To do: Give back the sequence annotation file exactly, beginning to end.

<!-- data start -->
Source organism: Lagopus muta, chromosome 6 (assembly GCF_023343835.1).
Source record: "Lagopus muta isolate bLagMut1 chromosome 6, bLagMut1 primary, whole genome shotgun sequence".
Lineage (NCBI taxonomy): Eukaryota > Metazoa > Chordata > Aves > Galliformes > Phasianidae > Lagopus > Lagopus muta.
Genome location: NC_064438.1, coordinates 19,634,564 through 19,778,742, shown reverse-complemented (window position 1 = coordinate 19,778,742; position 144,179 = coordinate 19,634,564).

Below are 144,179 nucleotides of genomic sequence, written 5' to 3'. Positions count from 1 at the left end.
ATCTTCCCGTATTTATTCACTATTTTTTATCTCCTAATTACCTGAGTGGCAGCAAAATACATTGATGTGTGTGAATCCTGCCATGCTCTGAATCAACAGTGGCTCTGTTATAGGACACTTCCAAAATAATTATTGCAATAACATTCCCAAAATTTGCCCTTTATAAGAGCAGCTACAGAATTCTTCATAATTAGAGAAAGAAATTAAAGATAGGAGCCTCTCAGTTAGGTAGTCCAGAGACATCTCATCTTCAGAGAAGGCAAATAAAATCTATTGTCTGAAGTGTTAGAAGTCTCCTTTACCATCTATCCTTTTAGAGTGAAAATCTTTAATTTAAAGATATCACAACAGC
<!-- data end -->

Source organism: Lagopus muta, chromosome 6 (assembly GCF_023343835.1).
Source record: "Lagopus muta isolate bLagMut1 chromosome 6, bLagMut1 primary, whole genome shotgun sequence".
Lineage (NCBI taxonomy): Eukaryota > Metazoa > Chordata > Aves > Galliformes > Phasianidae > Lagopus > Lagopus muta.
Genome location: NC_064438.1, coordinates 19,634,564 through 19,778,742, shown reverse-complemented (window position 1 = coordinate 19,778,742; position 144,179 = coordinate 19,634,564).

Below are 144,179 nucleotides of genomic sequence, written 5' to 3'. Positions count from 1 at the left end.
ATCTTCCCGTATTTATTCACTATTTTTTATCTCCTAATTACCTGAGTGGCAGCAAAATACATTGATGTGTGTGAATCCTGCCATGCTCTGAATCAACAGTGGCTCTGTTATAGGACACTTCCAAAATAATTATTGCAATAACATTCCCAAAATTTGCCCTTTATAAGAGCAGCTACAGAATTCTTCATAATTAGAGAAAGAAATTAAAGATAGGAGCCTCTCAGTTAGGTAGTCCAGAGACATCTCATCTTCAGAGAAGGCAAATAAAATCTATTGTCTGAAGTGTTAGAAGTCTCCTTTACCATCTATCCTTTTAGAGTGAAAATCTTTAATTTAAAGATATCACAACAGC